TikToker Empowers Women, Sharing Life Hacks From Past Generations

Screenshots of Amanda Ahlenius's TikTok videos and the cover of her book: "Grandma Knows Everything"

When Amanda Ahlenius became a mother to two girls, she realized just how much she had to learn from the other women in her life. Motherhood became more of a collective, communal journey than she ever expected.

“How much could we learn from each other if we all shared the random things that the women in our lives taught us?” Ahlenius asked in what became a viral TikTok.

Garnering over 80,000 likes, the comment section filled with tips from other users. 

“Cut both ends of the tomato paste can and push one side all the way through so you don’t have to scrape it out,” one commenter wrote.

“My MIL [mother-in-law] taught me to put three bags in the trash can at once to minimize reloading the bag every time,” another added. “I swear it saved my marriage.” 

“My grandma taught me that a dollar bill is six inches,” someone chimed in. “So if I ever need to measure something and don’t have a ruler, I can just use a $1 bill!”

Regardless of how helpful these hints are, domestic labor, homemaking, being a stay-at-home mom — whatever you want to call it — has always been looked down upon. 

A white woman with long blond hair smiles while wearing a black sweater and yellow headband
Ahlenius was inspired to collect tips from grandmas around the world after TikTok users resonated with her videos. Photo courtesy of Amanda Ahlenius

Regardless of a mother’s career ambitions, if she stays home with her children, if she hires additional caretaking help, or if she seemingly executes it all perfectly on social media, the myth of “having it all” has pervaded our culture — and devalued women’s labor

Estimates from a 2021 survey from Salary.com calculate that if stay-at-home-moms were paid for their labor in accordance with real-time market prices of all the jobs they do, they’d be making at least $184,820 per year

Despite that financial sum, women are also often left without resources (ahem, paid parental leave or universal childcare), meaning they have relied on centuries of generational wisdom to best care for their families. 

Back to Ahlenius. The mother of two decided to continue sharing nuggets of wisdom from her grandmother — and other grandmothers — on TikTok, chronicling the valuable information to help even more folks navigate the confusing, ego-less terrain of motherhood.

“As a child, my mom, grandmas, aunts, teachers all gave me tidbits of advice I always just brushed off or didn’t pay too much attention to,” she said in a video. “Nowadays, I wish I could go back and really listen to the advice they were trying to give me.”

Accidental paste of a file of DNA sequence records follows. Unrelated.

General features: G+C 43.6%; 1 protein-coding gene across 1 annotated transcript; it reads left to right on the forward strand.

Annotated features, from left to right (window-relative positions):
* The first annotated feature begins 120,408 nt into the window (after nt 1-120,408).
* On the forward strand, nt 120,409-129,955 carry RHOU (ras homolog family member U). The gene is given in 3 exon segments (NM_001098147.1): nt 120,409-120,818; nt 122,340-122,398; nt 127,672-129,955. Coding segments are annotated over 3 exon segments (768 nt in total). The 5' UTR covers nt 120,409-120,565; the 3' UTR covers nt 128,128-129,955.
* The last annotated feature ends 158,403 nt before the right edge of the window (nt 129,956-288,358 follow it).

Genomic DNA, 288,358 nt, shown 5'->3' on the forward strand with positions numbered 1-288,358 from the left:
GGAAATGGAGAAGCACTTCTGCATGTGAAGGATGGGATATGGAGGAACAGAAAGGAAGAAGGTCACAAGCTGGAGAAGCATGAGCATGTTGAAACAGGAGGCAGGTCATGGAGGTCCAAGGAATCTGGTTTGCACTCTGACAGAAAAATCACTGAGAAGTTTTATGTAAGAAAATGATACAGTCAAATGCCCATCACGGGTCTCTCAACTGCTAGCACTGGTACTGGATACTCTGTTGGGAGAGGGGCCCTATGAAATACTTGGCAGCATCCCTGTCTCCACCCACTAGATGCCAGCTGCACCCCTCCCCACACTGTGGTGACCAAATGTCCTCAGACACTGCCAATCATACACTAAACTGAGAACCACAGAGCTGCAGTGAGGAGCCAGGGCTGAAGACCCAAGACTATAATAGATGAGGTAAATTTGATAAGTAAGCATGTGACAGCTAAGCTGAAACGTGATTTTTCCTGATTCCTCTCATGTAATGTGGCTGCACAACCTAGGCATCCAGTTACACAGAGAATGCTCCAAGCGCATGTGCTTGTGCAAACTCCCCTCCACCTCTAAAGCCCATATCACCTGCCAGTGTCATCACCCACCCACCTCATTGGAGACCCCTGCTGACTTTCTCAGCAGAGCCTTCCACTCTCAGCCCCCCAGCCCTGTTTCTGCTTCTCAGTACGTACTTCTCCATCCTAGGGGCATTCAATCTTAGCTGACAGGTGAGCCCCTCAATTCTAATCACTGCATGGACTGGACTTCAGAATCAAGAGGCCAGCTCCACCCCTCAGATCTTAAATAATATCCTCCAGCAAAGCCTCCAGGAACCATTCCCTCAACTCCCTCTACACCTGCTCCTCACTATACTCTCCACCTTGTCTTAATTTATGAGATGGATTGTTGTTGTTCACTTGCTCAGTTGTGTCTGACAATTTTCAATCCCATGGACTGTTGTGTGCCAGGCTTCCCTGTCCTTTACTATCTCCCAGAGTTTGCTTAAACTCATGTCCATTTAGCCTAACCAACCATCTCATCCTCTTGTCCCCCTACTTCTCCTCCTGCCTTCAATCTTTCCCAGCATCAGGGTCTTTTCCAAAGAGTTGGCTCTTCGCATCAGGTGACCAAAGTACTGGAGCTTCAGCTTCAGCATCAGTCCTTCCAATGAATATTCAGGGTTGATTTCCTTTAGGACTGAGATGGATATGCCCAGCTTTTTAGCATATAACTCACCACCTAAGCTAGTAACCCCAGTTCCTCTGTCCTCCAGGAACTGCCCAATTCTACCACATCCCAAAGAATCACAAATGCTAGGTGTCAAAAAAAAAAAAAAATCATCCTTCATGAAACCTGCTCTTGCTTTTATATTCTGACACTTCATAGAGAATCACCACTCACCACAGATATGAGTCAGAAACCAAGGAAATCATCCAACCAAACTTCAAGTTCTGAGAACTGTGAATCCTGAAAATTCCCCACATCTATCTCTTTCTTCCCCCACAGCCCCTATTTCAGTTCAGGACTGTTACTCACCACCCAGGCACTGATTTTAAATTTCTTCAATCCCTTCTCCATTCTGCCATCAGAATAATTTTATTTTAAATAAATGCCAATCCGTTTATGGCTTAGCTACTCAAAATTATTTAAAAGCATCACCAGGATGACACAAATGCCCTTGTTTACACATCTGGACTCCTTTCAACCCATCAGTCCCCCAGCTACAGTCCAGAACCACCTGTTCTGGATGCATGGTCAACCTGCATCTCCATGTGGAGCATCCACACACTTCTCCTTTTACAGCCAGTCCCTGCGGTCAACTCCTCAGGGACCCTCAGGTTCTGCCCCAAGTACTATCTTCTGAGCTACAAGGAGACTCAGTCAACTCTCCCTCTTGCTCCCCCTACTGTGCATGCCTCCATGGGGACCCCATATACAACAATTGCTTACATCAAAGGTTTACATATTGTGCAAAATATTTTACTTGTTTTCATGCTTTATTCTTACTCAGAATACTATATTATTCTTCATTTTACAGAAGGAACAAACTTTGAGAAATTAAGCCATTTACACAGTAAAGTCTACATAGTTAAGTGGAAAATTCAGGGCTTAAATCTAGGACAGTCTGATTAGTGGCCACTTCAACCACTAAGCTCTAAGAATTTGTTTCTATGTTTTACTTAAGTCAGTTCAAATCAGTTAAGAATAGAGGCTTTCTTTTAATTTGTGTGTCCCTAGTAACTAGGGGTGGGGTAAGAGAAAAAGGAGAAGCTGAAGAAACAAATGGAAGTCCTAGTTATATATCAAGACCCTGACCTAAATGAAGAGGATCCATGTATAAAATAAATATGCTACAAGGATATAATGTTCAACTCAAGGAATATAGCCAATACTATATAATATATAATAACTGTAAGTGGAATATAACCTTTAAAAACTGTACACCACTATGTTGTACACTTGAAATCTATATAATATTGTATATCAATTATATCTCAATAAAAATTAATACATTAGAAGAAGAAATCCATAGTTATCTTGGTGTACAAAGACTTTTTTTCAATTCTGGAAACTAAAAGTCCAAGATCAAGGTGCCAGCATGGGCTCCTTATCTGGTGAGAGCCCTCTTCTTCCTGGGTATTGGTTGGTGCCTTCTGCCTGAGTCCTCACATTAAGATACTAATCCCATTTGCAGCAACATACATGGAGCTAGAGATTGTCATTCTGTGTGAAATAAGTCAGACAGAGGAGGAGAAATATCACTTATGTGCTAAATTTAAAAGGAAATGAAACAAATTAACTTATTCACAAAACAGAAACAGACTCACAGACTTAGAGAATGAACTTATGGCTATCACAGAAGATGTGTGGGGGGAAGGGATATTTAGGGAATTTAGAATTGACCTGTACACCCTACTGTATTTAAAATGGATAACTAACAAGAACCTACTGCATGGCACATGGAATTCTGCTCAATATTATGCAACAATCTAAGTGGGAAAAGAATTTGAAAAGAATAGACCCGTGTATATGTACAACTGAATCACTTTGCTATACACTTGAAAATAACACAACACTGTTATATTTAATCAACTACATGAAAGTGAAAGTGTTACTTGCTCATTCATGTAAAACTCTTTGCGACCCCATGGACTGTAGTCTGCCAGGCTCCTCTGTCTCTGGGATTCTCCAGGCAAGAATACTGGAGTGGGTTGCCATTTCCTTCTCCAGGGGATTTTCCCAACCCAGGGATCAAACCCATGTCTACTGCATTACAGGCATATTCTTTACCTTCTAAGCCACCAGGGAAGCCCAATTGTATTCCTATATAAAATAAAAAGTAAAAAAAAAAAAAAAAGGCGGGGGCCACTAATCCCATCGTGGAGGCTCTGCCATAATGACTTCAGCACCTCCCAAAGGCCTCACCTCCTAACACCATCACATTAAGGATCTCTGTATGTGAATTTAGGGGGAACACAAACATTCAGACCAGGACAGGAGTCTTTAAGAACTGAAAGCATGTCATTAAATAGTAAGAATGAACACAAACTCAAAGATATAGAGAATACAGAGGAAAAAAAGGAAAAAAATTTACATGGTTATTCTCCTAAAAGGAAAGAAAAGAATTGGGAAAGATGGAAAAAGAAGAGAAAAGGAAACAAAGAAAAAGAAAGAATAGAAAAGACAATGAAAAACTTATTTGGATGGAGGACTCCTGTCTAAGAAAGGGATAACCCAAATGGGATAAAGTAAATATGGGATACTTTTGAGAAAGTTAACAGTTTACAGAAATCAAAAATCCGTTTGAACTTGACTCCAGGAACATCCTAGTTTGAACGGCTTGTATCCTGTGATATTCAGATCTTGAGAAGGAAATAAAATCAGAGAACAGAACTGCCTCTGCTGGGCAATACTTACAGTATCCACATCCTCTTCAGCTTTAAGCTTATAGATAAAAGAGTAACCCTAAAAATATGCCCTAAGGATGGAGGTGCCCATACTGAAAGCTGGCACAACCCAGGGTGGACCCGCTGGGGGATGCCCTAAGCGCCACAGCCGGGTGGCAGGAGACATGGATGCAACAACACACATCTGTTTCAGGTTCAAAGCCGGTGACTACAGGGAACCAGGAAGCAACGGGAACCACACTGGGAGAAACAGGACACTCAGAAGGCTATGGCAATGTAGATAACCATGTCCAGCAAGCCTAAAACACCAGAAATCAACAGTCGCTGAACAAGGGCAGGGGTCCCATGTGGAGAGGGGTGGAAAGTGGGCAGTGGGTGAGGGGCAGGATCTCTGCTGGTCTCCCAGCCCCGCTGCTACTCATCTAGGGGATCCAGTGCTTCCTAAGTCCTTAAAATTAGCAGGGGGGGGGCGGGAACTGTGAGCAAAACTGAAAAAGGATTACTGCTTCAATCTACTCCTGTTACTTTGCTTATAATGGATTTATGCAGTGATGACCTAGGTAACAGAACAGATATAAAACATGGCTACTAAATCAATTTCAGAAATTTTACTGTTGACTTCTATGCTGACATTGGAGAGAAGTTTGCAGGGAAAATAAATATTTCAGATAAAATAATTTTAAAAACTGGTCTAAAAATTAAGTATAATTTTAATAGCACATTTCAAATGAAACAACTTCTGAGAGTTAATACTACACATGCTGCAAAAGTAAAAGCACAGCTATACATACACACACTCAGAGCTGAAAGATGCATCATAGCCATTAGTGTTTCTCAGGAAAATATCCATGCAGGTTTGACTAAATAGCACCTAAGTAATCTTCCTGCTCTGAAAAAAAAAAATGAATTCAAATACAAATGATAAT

She alludes to all the knowledge that we never quite document in classroom textbooks: how to make sure your house always feels cozy and smells good, how to really get those stubborn stains out of clothes, and how to manage working while raising a family, among them. 

“Then I realized, we all have tidbits of information from our grandmas or other women in our lives,” she continued.

So Ahlenius began crowd-sourcing — this time in a more organized way than the comment section. She opened a Google Form for TikTok viewers to submit tips from their grandmas (or aunts, teachers, neighbors, you name it!), and while the tips became a series of videos on TikTok — they also became a published book: “Grandma Knows Everything.”

Grandma Knows Everything by Amanda C. Ahlenius
The "life hacks" from past generations became a book: "Grandma Knows Everything." Photo courtesy of Amazon

She hopes that the book becomes a staple in the lives of women everywhere, encouraging folks to jot down notes in the margins, add their own secrets, and pass it through generations, like those before us have always done.

One TikTok commenter says it best: “I’m a huge proponent of old wives’ tales. The wives would know; they did everything.” 

Ahlenius also turned the dialogue into a Facebook group, where others could share their tips and tricks in real time. 

There are currently about 1,400 members, sharing their stories, embracing the familial knowledge they may not have ever received, and creating an ongoing network of maternal laborers who don’t take each other for granted.

“As young girls we’re taught to compare and compete,” Ahlenius writes in the group’s description. “It’s not until we’re older and wiser that we realize we have a lot to give each other, starting with the things our grandmas once taught us.”

Article Details

May 26, 2023 7:39 AM
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